When Harriet Ware-Austin was eight years old, she witnessed a plane crash in which both of her older sisters were killed. She has spent much of the last 49 years.
Harriet was standing with her parents on an open-air platform at the Addis Ababa airport that day in April 1972. The Easter holidays were over, and Harriet’s sisters, 12-year-old Caroline and 14-year-old Jane, were flying from I return to England from Ethiopia to start the new school year. When the girls reached the top of the steps of the plane, they turned to say goodbye and then disappeared inside.
Soon her plane was thundering down the runway, picking up speed to take off from the ground. But instead of soaring into the sky, there was a loud screech of brakes. Out of control, the plane veered before descending a steep edge at the end of the runway But she recently set out to connect with other people affected by the same tragic event. And then all of a sudden, a big column of black smoke appeared,” Harriet recalls.
Harriet’s father, Bill, ran off to the plane, leaving Harriet and her mother, Elsa, standing hand in hand, staring in silent disbelief. Thousands of miles away, at a boarding school in Warwick, 12-year-old Graham Townsend was waiting for his two younger brothers, Christopher and Kenneth, to return after Easter break. Normally, the three boys would have spent the holidays with their parents in Addis Ababa.
This year there had been a change of plans and Graham had not come, so he was anxious to know what adventures his brothers had been having. When he received the bad news, the details were unclear. There was an accident and he had to do with a flight, but at first it did not occur to Graham that something could be seriously wrong. My first thought was, ‘Wow, what a fantastic story they’re going to have when they get back He says.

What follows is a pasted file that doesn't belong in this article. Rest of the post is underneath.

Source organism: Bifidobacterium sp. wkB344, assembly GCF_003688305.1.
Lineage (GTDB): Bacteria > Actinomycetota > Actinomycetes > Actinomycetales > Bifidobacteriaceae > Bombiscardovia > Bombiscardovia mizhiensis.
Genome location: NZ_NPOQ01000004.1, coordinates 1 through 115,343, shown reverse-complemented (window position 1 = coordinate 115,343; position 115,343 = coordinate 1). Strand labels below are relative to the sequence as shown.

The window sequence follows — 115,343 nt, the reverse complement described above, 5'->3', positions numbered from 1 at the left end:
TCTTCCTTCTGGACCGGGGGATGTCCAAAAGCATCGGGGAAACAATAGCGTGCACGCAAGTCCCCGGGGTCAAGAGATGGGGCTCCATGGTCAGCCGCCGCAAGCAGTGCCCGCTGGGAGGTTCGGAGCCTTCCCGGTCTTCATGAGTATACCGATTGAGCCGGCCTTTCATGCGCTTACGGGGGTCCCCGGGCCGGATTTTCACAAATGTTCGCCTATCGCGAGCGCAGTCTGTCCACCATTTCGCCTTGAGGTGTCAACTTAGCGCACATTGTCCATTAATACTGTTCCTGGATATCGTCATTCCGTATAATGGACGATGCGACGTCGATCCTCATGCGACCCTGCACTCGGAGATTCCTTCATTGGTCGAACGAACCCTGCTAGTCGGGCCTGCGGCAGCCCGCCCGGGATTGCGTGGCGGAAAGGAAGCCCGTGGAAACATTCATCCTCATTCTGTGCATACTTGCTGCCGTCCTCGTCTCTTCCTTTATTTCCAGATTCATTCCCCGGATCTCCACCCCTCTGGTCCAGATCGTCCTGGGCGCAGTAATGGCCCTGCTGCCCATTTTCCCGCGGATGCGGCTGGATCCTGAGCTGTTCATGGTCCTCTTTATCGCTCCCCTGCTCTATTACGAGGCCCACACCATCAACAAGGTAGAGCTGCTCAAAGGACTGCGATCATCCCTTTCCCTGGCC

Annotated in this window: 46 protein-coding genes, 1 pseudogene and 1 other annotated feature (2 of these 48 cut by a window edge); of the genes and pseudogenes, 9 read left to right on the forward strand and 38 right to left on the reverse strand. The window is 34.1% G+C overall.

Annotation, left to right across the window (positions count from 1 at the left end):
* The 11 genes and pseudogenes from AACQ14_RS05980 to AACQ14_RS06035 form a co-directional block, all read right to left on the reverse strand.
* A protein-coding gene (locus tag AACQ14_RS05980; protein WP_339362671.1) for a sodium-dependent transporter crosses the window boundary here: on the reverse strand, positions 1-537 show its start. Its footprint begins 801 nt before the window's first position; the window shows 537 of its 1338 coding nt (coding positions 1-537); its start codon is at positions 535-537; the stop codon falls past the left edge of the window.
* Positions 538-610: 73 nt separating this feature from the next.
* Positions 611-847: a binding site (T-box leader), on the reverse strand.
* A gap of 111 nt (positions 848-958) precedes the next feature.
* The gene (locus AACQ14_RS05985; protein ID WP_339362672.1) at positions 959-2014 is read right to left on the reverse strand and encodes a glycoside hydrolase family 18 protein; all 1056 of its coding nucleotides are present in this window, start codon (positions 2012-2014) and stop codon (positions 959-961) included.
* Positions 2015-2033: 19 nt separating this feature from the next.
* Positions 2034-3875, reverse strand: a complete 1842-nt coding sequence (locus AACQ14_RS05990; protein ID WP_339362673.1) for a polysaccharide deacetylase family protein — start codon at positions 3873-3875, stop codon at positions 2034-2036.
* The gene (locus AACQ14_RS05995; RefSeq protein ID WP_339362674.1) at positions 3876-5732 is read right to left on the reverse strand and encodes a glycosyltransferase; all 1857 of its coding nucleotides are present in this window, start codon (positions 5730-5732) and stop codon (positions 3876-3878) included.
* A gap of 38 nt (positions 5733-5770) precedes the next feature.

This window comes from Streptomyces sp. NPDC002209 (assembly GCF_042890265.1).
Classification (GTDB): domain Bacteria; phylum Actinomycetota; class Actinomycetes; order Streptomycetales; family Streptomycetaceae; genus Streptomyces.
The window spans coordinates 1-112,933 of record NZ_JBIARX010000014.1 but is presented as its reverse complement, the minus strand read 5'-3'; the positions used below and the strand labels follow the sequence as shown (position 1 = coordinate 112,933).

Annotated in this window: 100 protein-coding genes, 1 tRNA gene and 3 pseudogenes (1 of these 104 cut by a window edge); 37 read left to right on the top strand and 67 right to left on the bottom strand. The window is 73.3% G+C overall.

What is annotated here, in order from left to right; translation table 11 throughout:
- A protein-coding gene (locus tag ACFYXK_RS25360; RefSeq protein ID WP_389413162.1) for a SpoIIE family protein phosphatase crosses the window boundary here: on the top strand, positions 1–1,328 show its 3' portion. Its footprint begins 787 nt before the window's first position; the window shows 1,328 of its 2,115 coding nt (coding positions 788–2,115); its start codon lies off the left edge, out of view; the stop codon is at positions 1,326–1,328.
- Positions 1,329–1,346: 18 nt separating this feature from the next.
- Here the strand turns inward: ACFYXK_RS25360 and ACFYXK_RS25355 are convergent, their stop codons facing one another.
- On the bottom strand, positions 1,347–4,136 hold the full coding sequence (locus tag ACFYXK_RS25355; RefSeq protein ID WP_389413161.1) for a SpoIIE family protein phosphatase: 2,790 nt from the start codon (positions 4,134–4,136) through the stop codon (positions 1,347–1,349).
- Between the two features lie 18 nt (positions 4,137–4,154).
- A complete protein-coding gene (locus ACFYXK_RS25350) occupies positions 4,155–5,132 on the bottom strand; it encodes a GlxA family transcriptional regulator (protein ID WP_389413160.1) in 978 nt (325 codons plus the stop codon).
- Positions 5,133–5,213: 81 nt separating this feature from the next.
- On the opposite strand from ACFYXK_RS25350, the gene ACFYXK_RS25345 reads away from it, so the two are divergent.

I was almost feeling a little jealous. He kept playing, trying to balance three brightly colored glass marbles on a stool with a slightly curved top. Two of the marbles drifted away, leaving only one. And that’s when I suddenly thought, ‘God, I could be alone here. Almost half a century later, Harriet Ware-Austin spoke to Life Changing on BBC radio about the event that had left such a deep mark on her life.
Harriet’s sister Caroline and her friend Debbie had managed to unbuckle their seat belts and get out of the plane, Harriet explained. But Caroline had run downhill, where fuel was spilling from broken tanks, while Debbie fled in the opposite direction and escaped the fire that engulfed her friend. Caroline was still alive when her father found her, but all of her clothes had burned away, leaving only her shoes.